“I grew as a player and got wiser,” Crowder says. “I came to the conclusion that for me to succeed, and for me to help my teams win, I’d need to take a role. As soon as I did that, basketball became much easier for me.”

He adopted defense as his focus, realizing that locking down opponents was how he’d make his way onto the court. He began talking to his father about ways to boost his numbers and rack up points without having plays drawn up for him. An offensive rebound here, a steal there. All of which made him a perfect fit for the new ping-the-ball-around system being installed by Brad Stevens in Boston.

“I think this league is all about guys figuring out what they do best and working on it as much as humanly possible,” Stevens says. “Jae’s figured out on the offensive end what he can do while knowing on defense he can be a versatile guy who can also create chaos around the paint.”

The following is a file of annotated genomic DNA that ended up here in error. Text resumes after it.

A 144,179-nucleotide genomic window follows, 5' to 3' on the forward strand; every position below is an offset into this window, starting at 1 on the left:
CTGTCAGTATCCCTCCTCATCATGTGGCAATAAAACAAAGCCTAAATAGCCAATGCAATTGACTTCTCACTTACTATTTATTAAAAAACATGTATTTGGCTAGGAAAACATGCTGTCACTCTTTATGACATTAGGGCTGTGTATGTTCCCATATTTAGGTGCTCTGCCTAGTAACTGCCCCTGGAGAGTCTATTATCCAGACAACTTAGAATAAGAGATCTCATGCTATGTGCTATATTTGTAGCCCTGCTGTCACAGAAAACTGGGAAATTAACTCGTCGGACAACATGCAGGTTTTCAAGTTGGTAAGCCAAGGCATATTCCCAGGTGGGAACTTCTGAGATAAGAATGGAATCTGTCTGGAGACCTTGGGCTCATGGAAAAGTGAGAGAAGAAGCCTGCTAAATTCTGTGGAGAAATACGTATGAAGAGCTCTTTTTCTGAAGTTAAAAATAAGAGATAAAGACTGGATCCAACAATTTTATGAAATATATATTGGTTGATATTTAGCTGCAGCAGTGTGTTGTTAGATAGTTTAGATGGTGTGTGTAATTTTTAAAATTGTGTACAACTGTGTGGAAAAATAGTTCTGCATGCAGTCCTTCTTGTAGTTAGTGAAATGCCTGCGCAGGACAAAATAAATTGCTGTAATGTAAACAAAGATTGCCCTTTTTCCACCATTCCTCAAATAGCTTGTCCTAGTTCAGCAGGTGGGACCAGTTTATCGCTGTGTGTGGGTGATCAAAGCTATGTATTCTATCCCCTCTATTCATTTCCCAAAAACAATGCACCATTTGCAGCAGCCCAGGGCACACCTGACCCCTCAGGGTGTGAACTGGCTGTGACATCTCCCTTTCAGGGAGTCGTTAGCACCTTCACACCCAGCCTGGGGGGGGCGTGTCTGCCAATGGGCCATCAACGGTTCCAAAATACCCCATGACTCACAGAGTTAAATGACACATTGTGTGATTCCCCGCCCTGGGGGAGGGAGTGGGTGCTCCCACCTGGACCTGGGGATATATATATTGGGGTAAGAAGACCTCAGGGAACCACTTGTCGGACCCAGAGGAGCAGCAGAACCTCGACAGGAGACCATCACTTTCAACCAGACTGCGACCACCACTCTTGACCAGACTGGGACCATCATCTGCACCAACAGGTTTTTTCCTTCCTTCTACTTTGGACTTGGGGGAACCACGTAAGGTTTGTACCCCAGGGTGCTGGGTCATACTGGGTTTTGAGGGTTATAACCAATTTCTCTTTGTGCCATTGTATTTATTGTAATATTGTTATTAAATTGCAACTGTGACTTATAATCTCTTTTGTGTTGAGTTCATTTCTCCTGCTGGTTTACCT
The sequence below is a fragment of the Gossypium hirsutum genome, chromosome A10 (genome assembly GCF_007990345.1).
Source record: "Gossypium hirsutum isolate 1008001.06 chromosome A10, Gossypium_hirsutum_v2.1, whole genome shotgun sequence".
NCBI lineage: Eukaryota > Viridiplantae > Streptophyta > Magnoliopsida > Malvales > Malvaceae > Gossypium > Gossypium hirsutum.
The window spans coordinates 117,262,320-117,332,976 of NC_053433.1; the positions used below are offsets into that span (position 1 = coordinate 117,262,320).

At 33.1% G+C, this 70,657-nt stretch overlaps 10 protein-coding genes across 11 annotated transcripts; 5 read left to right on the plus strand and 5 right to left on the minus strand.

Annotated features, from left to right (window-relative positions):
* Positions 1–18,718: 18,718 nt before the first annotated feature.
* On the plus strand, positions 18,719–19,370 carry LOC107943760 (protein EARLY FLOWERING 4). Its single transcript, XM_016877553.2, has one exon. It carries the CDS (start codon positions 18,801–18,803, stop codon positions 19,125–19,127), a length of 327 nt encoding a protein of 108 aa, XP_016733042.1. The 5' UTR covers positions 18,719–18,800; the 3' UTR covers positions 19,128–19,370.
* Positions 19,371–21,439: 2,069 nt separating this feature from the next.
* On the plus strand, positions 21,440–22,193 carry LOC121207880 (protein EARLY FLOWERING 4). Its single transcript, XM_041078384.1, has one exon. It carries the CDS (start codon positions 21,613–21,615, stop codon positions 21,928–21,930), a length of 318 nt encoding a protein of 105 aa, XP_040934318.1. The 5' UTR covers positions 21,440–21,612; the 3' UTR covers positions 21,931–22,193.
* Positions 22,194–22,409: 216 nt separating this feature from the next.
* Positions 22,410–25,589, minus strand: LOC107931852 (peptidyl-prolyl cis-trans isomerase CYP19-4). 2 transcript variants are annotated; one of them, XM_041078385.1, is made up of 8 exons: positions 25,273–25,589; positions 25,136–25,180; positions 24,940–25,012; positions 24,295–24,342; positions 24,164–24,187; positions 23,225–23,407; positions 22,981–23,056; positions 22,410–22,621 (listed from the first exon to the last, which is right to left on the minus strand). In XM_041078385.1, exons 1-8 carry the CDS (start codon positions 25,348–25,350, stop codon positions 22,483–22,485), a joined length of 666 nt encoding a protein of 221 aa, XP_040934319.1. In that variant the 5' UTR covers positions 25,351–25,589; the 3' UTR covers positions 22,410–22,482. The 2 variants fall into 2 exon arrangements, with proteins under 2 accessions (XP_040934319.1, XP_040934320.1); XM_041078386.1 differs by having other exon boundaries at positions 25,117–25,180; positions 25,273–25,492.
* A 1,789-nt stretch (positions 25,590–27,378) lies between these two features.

Crowder immediately saw his playing time, and by proxy his numbers, skyrocket. He was making his name on defense (stopping guards and forwards) but was also figuring out ways to help the Celtics on offense. An occasional three. A strong drive. Always a quick decision.

“The more I played, the more I saw what I could do, the more my confidence grew,” Crowder says. “And that motivated me.”

Crowder was traded to Boston on December 14, 2014. Seven months later, after seeing him play for just half a season, the Celtics inked Crowder to a shiny five-year, $35 million contract extension.

Let’s talk about the dreads.